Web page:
I co-authored and edited this popular manual on interpretation planning. It’s even been translated into French, Czech and Chinese! Originally prepared for the Scottish Tourism and Environment Initiative, it’s a practical guide for small to medium heritage projects. Since then, I believe interpretation has evolved to include more of a sense of visitor experience as a whole: see my papers Effective Interpretation and Don’t fence me in.
A very brief introduction to planning interpretation through five key questions. First published in the journal of the Association for Heritage Interpretation (AHI).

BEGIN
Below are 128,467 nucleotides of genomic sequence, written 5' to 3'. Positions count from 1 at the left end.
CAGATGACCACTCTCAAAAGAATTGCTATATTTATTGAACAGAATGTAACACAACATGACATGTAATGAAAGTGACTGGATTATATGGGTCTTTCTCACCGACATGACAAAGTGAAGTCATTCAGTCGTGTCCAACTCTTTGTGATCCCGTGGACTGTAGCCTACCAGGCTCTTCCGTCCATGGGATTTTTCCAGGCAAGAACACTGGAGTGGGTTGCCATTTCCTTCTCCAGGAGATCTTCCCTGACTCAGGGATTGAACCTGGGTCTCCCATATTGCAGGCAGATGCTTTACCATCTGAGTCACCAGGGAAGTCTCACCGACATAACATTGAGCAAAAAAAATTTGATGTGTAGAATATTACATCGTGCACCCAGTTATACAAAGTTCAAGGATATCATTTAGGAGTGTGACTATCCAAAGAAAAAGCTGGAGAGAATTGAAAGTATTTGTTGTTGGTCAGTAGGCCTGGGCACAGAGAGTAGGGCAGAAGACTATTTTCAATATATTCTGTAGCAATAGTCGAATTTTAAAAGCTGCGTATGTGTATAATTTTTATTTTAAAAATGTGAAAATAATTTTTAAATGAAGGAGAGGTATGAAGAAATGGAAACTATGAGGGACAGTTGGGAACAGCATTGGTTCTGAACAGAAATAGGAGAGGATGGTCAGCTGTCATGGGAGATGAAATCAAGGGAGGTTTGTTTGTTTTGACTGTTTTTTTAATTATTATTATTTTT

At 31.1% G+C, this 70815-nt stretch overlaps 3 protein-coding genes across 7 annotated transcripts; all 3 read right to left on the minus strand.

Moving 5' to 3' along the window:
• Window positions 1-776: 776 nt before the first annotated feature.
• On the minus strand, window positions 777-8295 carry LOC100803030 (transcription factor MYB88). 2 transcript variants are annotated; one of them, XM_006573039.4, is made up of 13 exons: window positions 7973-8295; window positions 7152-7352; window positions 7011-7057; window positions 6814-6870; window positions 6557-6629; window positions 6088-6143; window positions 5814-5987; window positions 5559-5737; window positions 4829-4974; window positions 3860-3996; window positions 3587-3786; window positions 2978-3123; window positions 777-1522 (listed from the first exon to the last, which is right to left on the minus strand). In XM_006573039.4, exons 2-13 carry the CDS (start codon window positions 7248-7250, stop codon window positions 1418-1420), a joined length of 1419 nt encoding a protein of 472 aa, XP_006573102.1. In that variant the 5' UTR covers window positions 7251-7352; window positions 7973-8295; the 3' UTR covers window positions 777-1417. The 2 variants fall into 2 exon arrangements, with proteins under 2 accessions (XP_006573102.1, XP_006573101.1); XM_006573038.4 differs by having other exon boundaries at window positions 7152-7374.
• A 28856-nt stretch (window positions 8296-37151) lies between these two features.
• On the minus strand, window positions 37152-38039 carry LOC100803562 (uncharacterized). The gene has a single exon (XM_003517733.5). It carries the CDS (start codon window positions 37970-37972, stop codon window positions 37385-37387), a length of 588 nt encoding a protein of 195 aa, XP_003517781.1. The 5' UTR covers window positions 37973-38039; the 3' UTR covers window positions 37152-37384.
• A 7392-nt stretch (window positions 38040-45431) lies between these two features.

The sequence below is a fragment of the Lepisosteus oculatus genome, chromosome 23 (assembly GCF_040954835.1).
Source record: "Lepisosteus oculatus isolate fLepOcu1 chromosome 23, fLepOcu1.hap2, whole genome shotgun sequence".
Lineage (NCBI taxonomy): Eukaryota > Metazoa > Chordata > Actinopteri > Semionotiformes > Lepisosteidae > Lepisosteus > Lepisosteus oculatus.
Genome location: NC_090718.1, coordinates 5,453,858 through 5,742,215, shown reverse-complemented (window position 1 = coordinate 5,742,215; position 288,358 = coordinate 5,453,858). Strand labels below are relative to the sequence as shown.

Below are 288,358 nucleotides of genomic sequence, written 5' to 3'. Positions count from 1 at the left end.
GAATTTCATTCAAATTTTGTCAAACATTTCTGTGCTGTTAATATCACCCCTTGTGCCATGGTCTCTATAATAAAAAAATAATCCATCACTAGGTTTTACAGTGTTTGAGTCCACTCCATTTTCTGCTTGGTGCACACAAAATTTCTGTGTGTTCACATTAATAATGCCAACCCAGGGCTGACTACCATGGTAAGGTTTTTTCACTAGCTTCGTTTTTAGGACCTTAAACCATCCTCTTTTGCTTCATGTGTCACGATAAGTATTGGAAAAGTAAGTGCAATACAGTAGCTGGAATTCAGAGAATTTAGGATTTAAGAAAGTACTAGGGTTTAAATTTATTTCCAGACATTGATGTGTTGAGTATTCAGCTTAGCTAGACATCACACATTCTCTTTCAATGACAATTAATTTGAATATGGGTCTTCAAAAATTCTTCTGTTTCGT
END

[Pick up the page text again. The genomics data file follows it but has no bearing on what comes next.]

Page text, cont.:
This paper looks at some of the roles interpretation can fulfil, and considers what implications those roles have for attempts to define ‘effective’ interpretation. It was developed as the opening keynote paper for the 2010 AHI conference.
I’ve always been interested in pushing the boundaries of what interpretation is, or can be. This paper looks at how interpretation is much more than a way to communicate ideas and stories.
This article explores and celebrates the craft of writing interpretation. I first wrote it in 1993, when I also developed the UK’s first training course on the subject. I think most of what it says is still relevant today.
More on the craft of writing, and especially on what gives words their power.